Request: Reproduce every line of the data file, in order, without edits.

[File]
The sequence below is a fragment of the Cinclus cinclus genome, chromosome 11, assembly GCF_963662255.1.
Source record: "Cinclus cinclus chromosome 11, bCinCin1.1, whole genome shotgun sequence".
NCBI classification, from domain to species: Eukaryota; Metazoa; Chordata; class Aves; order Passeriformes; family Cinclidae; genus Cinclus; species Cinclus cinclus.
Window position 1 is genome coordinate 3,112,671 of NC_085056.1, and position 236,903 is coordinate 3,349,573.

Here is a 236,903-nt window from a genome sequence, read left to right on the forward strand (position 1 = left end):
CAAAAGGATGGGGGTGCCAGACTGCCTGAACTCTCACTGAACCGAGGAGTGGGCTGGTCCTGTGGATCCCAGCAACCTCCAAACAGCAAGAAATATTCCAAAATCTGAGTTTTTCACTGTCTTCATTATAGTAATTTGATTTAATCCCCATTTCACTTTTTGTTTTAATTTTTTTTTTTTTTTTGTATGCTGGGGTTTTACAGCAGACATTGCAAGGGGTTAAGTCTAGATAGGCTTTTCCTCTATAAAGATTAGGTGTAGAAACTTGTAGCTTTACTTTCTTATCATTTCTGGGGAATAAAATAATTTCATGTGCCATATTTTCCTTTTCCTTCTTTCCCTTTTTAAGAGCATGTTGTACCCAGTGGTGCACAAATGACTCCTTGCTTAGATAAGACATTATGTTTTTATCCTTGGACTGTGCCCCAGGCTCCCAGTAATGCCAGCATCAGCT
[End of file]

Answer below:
The sequence below is a fragment of the Cinclus cinclus genome, chromosome 11, assembly GCF_963662255.1.
Source record: "Cinclus cinclus chromosome 11, bCinCin1.1, whole genome shotgun sequence".
NCBI classification, from domain to species: Eukaryota; Metazoa; Chordata; class Aves; order Passeriformes; family Cinclidae; genus Cinclus; species Cinclus cinclus.
Window position 1 is genome coordinate 3,112,671 of NC_085056.1, and position 236,903 is coordinate 3,349,573.

Here is a 236,903-nt window from a genome sequence, read left to right on the forward strand (position 1 = left end):
CAAAAGGATGGGGGTGCCAGACTGCCTGAACTCTCACTGAACCGAGGAGTGGGCTGGTCCTGTGGATCCCAGCAACCTCCAAACAGCAAGAAATATTCCAAAATCTGAGTTTTTCACTGTCTTCATTATAGTAATTTGATTTAATCCCCATTTCACTTTTTGTTTTAATTTTTTTTTTTTTTTTGTATGCTGGGGTTTTACAGCAGACATTGCAAGGGGTTAAGTCTAGATAGGCTTTTCCTCTATAAAGATTAGGTGTAGAAACTTGTAGCTTTACTTTCTTATCATTTCTGGGGAATAAAATAATTTCATGTGCCATATTTTCCTTTTCCTTCTTTCCCTTTTTAAGAGCATGTTGTACCCAGTGGTGCACAAATGACTCCTTGCTTAGATAAGACATTATGTTTTTATCCTTGGACTGTGCCCCAGGCTCCCAGTAATGCCAGCATCAGCT